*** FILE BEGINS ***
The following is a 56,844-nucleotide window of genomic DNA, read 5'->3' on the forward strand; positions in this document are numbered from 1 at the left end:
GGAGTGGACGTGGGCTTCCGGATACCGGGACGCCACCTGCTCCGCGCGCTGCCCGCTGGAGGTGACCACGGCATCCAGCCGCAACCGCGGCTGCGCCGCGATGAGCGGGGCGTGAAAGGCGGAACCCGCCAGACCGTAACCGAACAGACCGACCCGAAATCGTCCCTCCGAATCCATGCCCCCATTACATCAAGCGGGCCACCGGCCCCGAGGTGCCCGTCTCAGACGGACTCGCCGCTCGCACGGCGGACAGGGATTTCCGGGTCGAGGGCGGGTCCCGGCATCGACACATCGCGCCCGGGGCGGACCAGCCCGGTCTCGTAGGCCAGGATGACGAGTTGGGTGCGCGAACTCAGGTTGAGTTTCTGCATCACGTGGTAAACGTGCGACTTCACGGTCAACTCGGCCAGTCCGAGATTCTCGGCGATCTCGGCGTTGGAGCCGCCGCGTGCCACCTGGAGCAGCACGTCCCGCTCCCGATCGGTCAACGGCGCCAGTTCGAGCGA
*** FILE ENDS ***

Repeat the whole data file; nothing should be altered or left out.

The following is a 56,844-nucleotide window of genomic DNA, read 5'->3' on the forward strand; positions in this document are numbered from 1 at the left end:
GGAGTGGACGTGGGCTTCCGGATACCGGGACGCCACCTGCTCCGCGCGCTGCCCGCTGGAGGTGACCACGGCATCCAGCCGCAACCGCGGCTGCGCCGCGATGAGCGGGGCGTGAAAGGCGGAACCCGCCAGACCGTAACCGAACAGACCGACCCGAAATCGTCCCTCCGAATCCATGCCCCCATTACATCAAGCGGGCCACCGGCCCCGAGGTGCCCGTCTCAGACGGACTCGCCGCTCGCACGGCGGACAGGGATTTCCGGGTCGAGGGCGGGTCCCGGCATCGACACATCGCGCCCGGGGCGGACCAGCCCGGTCTCGTAGGCCAGGATGACGAGTTGGGTGCGCGAACTCAGGTTGAGTTTCTGCATCACGTGGTAAACGTGCGACTTCACGGTCAACTCGGCCAGTCCGAGATTCTCGGCGATCTCGGCGTTGGAGCCGCCGCGTGCCACCTGGAGCAGCACGTCCCGCTCCCGATCGGTCAACGGCGCCAGTTCGAGCGA